How to Use 9 Coaching Guidelines to Enhance Athlete Development

By Coach Jeremy Hoy, MS, CSCS, SCCC, PES, TPI1, RPR1


In my years as a strength and conditioning professional I have had the opportunity to coach a lot of young athletes, from varying ability levels and many different sports.  I have been involved with organizations responsible for long term youth athlete development: some of which did an excellent job with their task and others who have failed miserably.  At the same time, I have been fortunate enough to work with Olympic, Professional, and high level high school, college, and amateur athletes from many different sports, who all benefitted from coaches and parents who helped foster development and a passion for sports and growth along the way. (9 Coaching Guidelines)


Fitness and performance training for young athletes is very, very different than it is for the adult and young adult athletes.  The athlete development system(s) are also different and more advanced. (older athletes)  Yet, please note how important it is to have structure, and to have a system for development no matter the age.  It is just as important to notice that coaches for these high level athletes are typically well versed, experienced, and students themselves of the sport they are coaching.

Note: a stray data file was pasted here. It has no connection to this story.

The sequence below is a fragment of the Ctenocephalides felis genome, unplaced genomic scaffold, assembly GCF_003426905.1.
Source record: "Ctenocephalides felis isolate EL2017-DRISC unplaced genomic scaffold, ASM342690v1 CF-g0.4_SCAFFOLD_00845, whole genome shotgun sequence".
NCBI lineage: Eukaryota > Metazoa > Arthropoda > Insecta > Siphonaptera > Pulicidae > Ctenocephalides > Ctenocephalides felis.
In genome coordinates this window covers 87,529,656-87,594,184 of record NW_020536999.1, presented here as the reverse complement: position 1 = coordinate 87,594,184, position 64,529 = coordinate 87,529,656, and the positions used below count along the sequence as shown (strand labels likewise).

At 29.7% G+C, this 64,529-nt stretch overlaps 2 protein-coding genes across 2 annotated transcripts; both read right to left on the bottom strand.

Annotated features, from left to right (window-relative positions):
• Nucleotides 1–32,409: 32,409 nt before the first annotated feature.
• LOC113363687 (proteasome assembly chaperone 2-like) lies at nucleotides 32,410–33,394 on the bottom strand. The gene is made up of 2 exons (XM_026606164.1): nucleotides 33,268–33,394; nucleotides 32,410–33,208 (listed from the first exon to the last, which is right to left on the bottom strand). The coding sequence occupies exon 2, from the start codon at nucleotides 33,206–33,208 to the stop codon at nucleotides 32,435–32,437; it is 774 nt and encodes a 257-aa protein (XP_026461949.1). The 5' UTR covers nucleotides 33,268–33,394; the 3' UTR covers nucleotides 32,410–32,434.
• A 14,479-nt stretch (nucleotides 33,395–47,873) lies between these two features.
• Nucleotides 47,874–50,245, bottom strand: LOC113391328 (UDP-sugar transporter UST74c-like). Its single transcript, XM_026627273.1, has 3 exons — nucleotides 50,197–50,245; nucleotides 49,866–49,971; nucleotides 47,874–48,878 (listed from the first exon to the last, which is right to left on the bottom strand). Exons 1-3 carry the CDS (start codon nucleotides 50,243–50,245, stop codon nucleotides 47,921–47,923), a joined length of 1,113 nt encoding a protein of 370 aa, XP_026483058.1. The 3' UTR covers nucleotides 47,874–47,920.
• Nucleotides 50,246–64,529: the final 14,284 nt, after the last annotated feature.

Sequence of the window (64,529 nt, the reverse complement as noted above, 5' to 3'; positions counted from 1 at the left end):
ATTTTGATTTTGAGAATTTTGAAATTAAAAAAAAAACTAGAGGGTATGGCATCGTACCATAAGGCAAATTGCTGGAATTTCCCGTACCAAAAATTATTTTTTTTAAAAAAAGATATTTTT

In America, the best coaches typically migrate towards the positions with the highest monetary potential—namely the high level collegiate programs and professional sports organizations.  Unfortunately, the young athletes in this country are often coached by volunteers, with little or no experience coaching sports or teaching groups of young athletes.  I’m not implying that there aren’t excellent volunteer coaches tasked with the responsibility of ethically developing young athletes physically and mentally, but I am saying that there are quite a few that are doing a poor job.  As a retired competitive athlete, I can honestly say I had my experience of both types when I was a young athlete.